Different people have different reactions to drinking alcohol. There’s the fun drunk, who’s the one likely to climb on a table and put on an impromptu concert. There’s the philosophical drunk, who suddenly finds the answers to all of life’s problems after a few shots. There’s the morose drunk, who after one drink too many will start sobbing and lamenting every poor decision he’s made in life. It turns out, though, that the different emotions we feel while drinking aren’t entirely up to an individual’s personality. A new study out of the United Kingdom has determined that different types of alcohol can actually inspire different emotional responses.
The study was carried out by researchers from Public Health Wales and Kings College London and published in the British Medical Journal’s BMJ Open. It used data from an online anonymous questionnaire promoted internationally through newspapers, magazines, and social media from November 2015 to January 2016. Participants were asked about certain feelings – energized, relaxed, sexy, confident, tired, aggressive, ill, restless, and tearful – after consuming different alcoholic beverages.
The results showed that hard liquor made almost half of all participants feel sexy. It also made nearly a third feel aggressive, compared to less than 7 percent of beer drinkers and 3 percent of wine drinkers. Drinking spirits (unsweetened distilled alcoholic beverages) made respondents feel more aggressive – 29.8 percent reported the feeling compared with only 7.1 percent who were drinking red wine. Spirits were also more likely to incite restlessness, tearfulness, and feelings of illness. Women reported feeling all emotions apart from aggressiveness more strongly after drinking any alcohol.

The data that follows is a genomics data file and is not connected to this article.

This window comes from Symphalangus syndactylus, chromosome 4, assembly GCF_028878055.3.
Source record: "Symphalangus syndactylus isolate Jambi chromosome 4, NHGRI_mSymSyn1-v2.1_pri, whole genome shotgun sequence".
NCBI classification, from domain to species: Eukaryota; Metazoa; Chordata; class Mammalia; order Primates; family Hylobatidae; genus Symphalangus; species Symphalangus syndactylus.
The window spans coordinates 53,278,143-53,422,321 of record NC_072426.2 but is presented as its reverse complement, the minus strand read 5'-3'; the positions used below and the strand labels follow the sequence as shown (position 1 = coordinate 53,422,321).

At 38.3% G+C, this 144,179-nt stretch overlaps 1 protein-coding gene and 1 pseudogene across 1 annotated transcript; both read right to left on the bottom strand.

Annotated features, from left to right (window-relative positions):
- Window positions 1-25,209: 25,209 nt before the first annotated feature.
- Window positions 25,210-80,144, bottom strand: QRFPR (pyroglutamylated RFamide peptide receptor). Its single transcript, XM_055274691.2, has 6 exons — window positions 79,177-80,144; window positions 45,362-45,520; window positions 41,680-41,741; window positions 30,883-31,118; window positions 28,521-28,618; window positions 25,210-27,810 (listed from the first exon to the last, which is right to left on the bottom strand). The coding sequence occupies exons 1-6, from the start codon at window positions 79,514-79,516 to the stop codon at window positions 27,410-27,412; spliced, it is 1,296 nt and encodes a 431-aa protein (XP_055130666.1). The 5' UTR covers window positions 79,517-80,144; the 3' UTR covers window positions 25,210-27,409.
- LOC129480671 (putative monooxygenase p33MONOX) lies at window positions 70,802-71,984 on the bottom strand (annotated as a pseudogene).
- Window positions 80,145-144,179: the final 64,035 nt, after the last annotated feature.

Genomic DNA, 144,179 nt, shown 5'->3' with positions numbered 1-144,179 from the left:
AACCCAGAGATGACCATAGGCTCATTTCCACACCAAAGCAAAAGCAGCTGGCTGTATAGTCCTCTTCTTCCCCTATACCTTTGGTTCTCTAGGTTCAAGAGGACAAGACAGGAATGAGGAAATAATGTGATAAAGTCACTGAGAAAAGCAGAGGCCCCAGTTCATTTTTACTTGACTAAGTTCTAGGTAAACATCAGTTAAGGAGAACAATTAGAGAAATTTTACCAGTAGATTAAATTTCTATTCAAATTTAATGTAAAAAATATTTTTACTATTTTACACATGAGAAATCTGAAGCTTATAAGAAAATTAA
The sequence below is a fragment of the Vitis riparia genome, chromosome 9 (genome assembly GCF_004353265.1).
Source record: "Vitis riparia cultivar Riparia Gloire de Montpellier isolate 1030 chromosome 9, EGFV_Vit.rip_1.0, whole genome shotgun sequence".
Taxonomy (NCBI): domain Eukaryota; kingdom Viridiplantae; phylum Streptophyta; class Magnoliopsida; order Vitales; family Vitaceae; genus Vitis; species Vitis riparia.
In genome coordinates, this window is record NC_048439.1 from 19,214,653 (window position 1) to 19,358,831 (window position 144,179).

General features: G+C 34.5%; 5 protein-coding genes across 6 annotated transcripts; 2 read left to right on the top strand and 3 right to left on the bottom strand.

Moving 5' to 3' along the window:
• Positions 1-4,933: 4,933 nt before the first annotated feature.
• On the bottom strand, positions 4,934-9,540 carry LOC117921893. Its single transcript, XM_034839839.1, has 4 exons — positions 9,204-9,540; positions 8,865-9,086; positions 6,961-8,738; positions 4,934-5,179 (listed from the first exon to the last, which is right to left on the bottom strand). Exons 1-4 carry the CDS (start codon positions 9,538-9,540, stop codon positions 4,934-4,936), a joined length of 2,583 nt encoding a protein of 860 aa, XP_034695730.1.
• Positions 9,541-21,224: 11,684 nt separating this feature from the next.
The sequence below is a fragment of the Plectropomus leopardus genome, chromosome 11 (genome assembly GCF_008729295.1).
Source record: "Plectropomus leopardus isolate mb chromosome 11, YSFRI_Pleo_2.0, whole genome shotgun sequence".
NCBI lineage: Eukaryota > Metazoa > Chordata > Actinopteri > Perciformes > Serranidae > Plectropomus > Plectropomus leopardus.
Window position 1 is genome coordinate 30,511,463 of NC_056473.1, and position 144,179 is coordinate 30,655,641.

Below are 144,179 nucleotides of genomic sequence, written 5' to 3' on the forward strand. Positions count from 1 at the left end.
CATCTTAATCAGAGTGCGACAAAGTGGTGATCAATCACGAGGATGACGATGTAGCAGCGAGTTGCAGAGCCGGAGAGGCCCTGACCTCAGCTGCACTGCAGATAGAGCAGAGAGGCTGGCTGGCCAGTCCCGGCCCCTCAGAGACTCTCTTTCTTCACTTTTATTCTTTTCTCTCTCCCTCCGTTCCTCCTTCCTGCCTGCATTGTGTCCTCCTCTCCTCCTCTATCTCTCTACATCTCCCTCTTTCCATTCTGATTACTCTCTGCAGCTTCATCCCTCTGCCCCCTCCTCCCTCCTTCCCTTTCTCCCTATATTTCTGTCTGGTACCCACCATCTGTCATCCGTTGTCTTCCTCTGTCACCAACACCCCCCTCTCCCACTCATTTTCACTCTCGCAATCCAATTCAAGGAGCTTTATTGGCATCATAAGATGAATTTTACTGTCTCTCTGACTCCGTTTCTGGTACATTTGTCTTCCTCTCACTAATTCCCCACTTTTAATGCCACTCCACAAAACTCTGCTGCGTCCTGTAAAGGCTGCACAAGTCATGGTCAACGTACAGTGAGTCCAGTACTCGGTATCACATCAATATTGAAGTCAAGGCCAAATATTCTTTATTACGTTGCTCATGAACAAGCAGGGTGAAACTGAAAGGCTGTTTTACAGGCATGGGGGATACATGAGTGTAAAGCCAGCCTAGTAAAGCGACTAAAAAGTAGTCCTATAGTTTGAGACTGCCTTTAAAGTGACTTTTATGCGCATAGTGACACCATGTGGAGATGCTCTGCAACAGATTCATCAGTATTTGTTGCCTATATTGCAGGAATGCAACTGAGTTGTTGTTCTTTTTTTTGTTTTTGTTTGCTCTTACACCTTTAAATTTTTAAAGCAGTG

Most of the findings weren’t surprising. 53 percent of the participants reported that red wine made them feel relaxed, but we already know that red wine contains melatonin, a hormone that regulates sleep and wakefulness. Similarly, 50 percent reported feeling relaxed after drinking beer, but beer contains carbohydrates, which can cause fatigue after your blood sugar spikes and then plummets.
The study authors hoped to not only help people understand that there are negative as well as positive emotions associated with drinking, but to try and figure out who might be more susceptible to these emotional changes.
Critics of the study say that the results don’t really tell us much, because there was virtually no information available about the participants other than that they were between the ages of 18 and 34 and had consumed all four types of alcohol at some point in the previous 12 months. There was no way to take into account a person’s mood before they began drinking, how quickly they were drinking, or what sort of social situation they were in.
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